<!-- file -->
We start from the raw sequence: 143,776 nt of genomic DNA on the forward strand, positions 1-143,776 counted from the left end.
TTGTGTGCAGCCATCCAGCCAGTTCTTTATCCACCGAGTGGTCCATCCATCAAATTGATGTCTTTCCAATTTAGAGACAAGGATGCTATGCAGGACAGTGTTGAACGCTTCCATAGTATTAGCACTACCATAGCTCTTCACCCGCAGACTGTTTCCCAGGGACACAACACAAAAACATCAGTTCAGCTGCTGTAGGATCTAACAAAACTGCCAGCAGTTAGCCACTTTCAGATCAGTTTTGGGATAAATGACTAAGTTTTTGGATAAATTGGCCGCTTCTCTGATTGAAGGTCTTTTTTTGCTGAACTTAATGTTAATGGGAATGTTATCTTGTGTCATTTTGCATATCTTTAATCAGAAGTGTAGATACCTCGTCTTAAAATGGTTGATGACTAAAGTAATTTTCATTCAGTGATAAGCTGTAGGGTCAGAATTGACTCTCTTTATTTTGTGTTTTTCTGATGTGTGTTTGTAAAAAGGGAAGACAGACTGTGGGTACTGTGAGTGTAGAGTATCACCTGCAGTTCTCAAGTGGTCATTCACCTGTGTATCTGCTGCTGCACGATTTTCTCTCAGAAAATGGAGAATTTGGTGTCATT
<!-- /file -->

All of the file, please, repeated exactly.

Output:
We start from the raw sequence: 143,776 nt of genomic DNA on the forward strand, positions 1-143,776 counted from the left end.
TTGTGTGCAGCCATCCAGCCAGTTCTTTATCCACCGAGTGGTCCATCCATCAAATTGATGTCTTTCCAATTTAGAGACAAGGATGCTATGCAGGACAGTGTTGAACGCTTCCATAGTATTAGCACTACCATAGCTCTTCACCCGCAGACTGTTTCCCAGGGACACAACACAAAAACATCAGTTCAGCTGCTGTAGGATCTAACAAAACTGCCAGCAGTTAGCCACTTTCAGATCAGTTTTGGGATAAATGACTAAGTTTTTGGATAAATTGGCCGCTTCTCTGATTGAAGGTCTTTTTTTGCTGAACTTAATGTTAATGGGAATGTTATCTTGTGTCATTTTGCATATCTTTAATCAGAAGTGTAGATACCTCGTCTTAAAATGGTTGATGACTAAAGTAATTTTCATTCAGTGATAAGCTGTAGGGTCAGAATTGACTCTCTTTATTTTGTGTTTTTCTGATGTGTGTTTGTAAAAAGGGAAGACAGACTGTGGGTACTGTGAGTGTAGAGTATCACCTGCAGTTCTCAAGTGGTCATTCACCTGTGTATCTGCTGCTGCACGATTTTCTCTCAGAAAATGGAGAATTTGGTGTCATT